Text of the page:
Forgive us, Merkel tells racism victims
German Chancellor Merkel leaves the stage after addressing a service for victims of neo-Nazi violence that thought to have murdered 10 people, mainly German-Turks. AFP PhotoGerman Chancellor Angela Merkel has asked for “forgiveness” from the families of 10 people, eight of them Turks, believed to have been killed in a seven-year murder spree by a neo-Nazi gang, as Germany marked a national day of commemoration.
Merkel described the murder spree as an attack on Germany and a “disgrace,” at a tribute to the victims held in Berlin’s central concert hall yesterday.
The existence of a neo-Nazi cell calling itself the National Socialist Underground (NSU) was discovered last year. The group is thought to be behind the killings of eight men of Turkish origin, one Greek national and a policewoman between 2000 and 2007.
“Some relatives were themselves wrongly under suspicion [over the murders] for years. That is particularly tormenting. For that I ask you for forgiveness,” Merkel, dressed in black, told around 1,200 guests.
Turkish President Abdullah Gül thanked new German presidential candidate Joachim Gauck in a phone call, saying his participation in the memorial was a nice gesture. Gül also wished Gauck luck in the coming election.
The memorial began with students carrying 12 candles to the front of the hall to music by Johann Sebastian Bach. The candles were for each of those killed, plus one for other victims of extremist violence and one for hope for the future.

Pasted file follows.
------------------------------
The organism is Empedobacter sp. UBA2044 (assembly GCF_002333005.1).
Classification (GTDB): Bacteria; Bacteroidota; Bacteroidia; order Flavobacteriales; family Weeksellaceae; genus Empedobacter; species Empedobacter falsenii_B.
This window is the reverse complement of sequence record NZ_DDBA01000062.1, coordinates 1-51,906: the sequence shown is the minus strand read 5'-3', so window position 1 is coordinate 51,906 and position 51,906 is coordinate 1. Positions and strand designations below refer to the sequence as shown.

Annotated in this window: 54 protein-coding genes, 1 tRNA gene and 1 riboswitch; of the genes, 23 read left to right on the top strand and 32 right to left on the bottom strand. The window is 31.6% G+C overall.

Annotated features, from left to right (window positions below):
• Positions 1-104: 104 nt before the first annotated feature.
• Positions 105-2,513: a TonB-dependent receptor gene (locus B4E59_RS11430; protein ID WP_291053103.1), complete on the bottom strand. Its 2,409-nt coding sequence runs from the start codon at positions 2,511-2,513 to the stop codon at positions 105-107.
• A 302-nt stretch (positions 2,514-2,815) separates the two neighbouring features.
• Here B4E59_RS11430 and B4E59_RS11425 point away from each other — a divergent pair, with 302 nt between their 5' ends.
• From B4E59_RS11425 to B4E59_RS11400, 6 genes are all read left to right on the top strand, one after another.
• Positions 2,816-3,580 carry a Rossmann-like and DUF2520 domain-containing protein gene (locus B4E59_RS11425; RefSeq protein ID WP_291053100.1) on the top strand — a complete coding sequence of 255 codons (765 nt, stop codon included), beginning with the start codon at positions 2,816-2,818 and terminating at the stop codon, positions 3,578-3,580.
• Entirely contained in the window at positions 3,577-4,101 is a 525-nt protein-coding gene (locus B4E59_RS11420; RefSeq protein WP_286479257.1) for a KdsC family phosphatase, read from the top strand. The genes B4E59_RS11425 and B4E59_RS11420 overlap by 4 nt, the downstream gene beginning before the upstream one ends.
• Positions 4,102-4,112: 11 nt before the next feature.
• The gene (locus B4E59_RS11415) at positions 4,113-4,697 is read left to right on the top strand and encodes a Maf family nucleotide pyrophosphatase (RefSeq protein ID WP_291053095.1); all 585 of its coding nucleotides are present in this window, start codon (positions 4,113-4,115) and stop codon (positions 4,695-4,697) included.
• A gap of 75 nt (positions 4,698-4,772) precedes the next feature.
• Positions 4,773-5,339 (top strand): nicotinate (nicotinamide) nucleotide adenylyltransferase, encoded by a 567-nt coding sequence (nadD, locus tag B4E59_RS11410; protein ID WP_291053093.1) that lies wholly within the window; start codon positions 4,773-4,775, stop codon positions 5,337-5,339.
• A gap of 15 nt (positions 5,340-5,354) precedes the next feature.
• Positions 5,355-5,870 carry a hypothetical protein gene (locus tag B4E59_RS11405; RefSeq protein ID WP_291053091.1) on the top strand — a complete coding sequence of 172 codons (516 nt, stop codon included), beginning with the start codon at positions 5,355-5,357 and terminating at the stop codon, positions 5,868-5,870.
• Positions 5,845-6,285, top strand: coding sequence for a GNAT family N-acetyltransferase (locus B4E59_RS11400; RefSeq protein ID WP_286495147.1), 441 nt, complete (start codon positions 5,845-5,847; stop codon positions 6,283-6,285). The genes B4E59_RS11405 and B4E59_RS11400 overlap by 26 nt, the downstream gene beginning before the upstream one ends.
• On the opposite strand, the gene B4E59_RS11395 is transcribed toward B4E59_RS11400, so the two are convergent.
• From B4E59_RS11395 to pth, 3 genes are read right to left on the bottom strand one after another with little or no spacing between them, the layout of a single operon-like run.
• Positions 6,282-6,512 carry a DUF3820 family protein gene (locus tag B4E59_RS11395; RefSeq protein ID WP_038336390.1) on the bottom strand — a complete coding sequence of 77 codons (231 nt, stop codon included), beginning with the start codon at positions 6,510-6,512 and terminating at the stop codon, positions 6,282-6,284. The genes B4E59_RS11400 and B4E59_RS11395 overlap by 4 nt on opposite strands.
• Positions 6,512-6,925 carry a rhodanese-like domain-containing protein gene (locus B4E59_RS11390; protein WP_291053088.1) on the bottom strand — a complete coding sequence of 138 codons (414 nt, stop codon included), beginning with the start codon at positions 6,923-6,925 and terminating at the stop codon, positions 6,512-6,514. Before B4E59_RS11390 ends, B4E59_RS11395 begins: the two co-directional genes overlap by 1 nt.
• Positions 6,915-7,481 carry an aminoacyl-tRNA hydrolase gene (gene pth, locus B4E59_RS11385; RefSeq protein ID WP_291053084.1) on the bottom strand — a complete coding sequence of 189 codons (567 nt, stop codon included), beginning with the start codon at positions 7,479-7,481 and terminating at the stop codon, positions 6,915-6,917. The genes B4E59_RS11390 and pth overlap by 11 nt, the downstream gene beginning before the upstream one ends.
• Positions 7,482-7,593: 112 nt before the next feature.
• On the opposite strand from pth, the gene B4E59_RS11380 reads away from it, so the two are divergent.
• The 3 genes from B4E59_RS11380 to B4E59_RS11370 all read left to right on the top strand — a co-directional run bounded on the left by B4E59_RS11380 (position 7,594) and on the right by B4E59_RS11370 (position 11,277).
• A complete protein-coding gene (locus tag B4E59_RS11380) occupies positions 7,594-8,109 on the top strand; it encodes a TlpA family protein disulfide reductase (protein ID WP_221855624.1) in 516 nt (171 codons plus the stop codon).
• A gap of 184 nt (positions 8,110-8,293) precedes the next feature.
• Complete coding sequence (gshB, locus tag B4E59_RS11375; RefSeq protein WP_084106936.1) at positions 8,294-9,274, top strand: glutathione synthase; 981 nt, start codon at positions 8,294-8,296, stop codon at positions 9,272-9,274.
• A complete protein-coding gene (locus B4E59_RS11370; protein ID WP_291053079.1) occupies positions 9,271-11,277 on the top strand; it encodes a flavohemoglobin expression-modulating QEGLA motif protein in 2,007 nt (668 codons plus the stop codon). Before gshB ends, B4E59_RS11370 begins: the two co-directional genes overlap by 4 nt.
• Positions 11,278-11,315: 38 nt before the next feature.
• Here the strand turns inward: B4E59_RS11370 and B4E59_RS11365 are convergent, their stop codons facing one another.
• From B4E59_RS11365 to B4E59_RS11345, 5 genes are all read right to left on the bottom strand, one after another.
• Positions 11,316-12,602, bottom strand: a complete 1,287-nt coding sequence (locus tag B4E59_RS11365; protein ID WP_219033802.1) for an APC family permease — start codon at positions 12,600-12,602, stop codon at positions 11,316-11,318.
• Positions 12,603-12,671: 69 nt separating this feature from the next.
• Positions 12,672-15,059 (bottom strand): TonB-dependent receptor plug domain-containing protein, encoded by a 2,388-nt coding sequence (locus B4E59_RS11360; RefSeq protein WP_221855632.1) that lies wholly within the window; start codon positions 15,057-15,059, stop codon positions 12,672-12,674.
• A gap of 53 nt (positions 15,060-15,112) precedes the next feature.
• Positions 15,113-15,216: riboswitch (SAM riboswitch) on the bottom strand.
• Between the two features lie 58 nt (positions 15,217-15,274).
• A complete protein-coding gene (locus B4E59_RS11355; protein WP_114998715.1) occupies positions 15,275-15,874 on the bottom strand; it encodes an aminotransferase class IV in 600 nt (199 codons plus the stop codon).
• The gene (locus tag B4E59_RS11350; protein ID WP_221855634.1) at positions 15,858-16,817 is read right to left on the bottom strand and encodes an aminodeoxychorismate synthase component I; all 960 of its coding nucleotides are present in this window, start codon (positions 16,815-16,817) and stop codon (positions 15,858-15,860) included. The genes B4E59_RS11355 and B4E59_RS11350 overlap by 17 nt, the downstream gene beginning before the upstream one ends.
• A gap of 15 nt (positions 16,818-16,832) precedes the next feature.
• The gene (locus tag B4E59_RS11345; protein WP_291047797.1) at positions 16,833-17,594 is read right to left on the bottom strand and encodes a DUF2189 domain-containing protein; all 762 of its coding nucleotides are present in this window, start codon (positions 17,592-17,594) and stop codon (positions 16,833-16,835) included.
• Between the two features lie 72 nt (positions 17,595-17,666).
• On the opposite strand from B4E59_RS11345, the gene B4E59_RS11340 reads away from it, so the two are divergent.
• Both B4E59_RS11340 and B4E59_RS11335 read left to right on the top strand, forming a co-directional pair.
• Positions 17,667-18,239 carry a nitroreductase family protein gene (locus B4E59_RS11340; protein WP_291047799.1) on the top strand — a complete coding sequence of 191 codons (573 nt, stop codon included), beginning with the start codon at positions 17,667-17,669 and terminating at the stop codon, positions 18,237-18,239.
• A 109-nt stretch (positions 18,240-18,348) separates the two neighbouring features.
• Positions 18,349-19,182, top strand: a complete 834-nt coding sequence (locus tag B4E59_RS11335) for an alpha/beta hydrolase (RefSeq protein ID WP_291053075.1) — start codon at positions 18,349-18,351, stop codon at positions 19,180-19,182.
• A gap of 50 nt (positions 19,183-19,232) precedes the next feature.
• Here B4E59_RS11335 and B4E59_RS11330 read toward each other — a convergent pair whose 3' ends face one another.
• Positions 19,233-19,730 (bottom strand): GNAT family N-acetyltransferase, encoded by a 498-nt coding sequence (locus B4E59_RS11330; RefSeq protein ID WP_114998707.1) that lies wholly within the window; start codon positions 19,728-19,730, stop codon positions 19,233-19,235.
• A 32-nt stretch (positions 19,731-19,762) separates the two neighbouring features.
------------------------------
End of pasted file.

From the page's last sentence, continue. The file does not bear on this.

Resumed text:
“My son died in my arms, in 2006, in the Internet cafe where he was shot,” İsmail Yozgat said of his 21-year-old son, Halit. Addressing the gathering in Turkish, he asked that the street in Kassel where his son was born and murdered be named after him.
Semiya Şimşek, whose father, Enver Şimşek, was shot at his flower stand in Nuremberg at the age of 38, said for years her family could not consider themselves victims because of suspicions that her father may have had criminal connections.
“Can you imagine how it felt to see my mother become a focus of investigation?” she said in a speech that left dignitaries visibly moved. “Today I torture myself with the question ‘Am I at home in Germany?’ ... How can I be sure of this when there are people who don’t want me here because my parents are from another country?”
A minute’s silence took place at noon as part of a national day of commemoration for the victims. Germany was left reeling by the November 2011 discovery of the NSU, which only came to light when two members were found dead in an apparent suicide pact.
Compiled from AFP, Reuters and AA stories by the Daily News staff.